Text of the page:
At the height of COVID-19 pandemic, the nation’s unemployment rate soared to 15%, the Bureau of Labor Statistics reports. And the fallout on American workers was immediate as many lost their paychecks or saw their wages plummet overnight. So how did the pandemic and the ensuring lockdown hit Americans’ wallets? Was it as devastating as first predicted?
The majority of Americans did feel a money crunch. But various surveys show mixed results. Partially because of government stimulus checks, extended unemployment benefits, and a more watchful eye on their spending, Americans appear to have weathered the economic turmoil fairly well — at least so far.
On one hand, Americans rolled up more debt on credit cards to make up for lost income. Of the 2,400 adults who responded online to a Bankrate.com survey in September, 42% admitted their credit card balances have ballooned since the pandemic began in March 2020. Nearly half — 47% — said they used their credit cards because of the pandemic. See how many people in your state are burdened by credit card debt.
And there could be lasting fiscal impacts well after the pandemic ends. A Pew Research survey in January collected the responses from a sample of 11,000 Americans on their financial situation. Fifty-one percent of non-retired adults said the pandemic will make it harder for them to achieve their long-term financial goals.
While Americans may have taken on more debt, they were mostly able to pay it off in a timely manner and avoid their debt ending up at the hands of a collection agency.
According to the nonprofit think tank Urban Institute, most Americans shored up their bank accounts and kept their spending in check. The median amount of debt in collection nationwide rose a scant $16 between February and October 2020, inching up from $1,833 to $1,849.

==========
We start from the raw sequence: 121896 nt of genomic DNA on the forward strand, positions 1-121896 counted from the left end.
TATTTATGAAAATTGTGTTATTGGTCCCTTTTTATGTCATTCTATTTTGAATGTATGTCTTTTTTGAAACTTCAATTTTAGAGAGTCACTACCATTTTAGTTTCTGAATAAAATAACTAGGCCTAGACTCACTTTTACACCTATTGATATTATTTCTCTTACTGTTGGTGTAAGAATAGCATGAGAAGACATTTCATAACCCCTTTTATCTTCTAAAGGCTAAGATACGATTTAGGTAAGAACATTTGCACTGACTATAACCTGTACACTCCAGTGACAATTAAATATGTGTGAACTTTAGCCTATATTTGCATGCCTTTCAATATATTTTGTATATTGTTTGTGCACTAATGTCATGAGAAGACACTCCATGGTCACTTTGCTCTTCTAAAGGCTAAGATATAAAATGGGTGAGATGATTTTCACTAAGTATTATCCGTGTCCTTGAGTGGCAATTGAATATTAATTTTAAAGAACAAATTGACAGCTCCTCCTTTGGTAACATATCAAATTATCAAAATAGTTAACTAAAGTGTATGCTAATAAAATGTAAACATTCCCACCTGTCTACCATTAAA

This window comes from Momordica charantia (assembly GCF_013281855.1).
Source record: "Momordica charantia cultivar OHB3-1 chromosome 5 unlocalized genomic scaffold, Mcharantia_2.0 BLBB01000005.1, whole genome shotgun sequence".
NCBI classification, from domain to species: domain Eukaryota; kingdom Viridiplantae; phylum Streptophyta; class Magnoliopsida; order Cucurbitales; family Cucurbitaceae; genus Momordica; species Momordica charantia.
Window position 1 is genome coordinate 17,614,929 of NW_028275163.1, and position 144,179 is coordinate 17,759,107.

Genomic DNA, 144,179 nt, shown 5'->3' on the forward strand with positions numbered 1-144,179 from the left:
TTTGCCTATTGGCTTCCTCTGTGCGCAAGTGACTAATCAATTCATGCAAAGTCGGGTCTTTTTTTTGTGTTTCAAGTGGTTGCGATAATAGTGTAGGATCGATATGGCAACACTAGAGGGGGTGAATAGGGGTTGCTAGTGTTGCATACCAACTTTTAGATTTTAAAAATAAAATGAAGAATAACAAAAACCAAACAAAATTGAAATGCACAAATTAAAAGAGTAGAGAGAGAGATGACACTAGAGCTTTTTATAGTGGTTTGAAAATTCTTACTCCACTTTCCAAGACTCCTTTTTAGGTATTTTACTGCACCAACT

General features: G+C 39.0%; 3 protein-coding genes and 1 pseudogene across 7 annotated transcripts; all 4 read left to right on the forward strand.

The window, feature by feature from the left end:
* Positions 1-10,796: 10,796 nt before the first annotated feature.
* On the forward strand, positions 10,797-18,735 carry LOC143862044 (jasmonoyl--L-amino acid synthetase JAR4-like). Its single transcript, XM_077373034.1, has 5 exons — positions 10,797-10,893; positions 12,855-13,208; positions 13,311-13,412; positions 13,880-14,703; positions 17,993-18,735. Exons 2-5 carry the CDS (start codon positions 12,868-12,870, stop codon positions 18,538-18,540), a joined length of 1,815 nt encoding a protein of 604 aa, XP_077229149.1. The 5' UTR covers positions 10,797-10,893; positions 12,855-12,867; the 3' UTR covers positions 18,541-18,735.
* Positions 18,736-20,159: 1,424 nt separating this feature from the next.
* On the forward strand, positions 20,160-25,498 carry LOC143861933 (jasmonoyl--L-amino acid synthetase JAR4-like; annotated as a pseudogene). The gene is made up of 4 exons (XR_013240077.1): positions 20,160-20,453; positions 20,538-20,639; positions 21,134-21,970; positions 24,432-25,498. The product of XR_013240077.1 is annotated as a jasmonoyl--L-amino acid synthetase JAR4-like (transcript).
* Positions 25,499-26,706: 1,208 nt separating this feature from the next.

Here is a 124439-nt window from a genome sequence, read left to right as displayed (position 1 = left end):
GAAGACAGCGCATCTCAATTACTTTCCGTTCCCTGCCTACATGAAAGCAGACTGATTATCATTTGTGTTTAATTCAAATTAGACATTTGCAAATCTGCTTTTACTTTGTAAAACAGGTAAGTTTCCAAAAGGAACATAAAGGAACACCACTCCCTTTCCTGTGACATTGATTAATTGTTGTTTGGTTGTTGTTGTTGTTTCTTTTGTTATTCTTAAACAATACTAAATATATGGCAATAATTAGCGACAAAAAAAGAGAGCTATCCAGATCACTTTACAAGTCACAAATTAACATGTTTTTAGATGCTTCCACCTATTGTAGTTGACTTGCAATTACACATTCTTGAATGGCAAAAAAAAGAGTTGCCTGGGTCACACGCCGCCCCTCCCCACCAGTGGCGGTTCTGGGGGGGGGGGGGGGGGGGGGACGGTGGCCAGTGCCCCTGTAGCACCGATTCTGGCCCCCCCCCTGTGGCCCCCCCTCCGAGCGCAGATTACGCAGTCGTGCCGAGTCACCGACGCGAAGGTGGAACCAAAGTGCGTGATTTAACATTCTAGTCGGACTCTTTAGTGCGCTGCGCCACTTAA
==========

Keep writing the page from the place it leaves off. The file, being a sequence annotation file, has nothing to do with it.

Though debt in collection increased slightly, the percentage of people with debt in collection actually declined — edging down from 29.68% to 29.1%, a drop of 0.58 percentage points. That belt-tightening helped Americans bolster their credit score. The median credit score increased by 11 points, from 693 to 704.
Going state by state, median debt in collection climbed in 29 states, but median credit scores rose in all states. Median debt in collection declined the most in North Dakota, falling by $244 to $1,914. In the state where median debt in collection increased the most, it rose by $120 to $2,242. The amount of median debt in collection in October 2020 ranged from $1,315 to $2,509.
Nationwide, mortgage delinquency rate also fell, from 3.02% to 1.57%, a significant decline of 1.45 percentage points. The only state with a rise in mortgage delinquencies was Hawaii. Interestingly, Hawaii residents are the least likely to own their own homes in the nation — these are the states with highest homeownership.
To identify the states where debt in collection increased the most during COVID-19, 24/7 Wall St. ranked each state by the change in median debt in collection from February 2020 to October 2020 using data from Urban Institute’s “Credit Health During the COVID-19 Pandemic” report.
Additional information for each state includes figures for February 2020 and October 2020 for the share of people (with a credit bureau record) with any debt in collections; median credit score — median Vantage score (300 to 850) of people with a credit bureau record; and mortgage delinquency rate — the share of mortgage holders who are behind on their mortgage payments by 30 days or more. All data came from the Urban Institute report.
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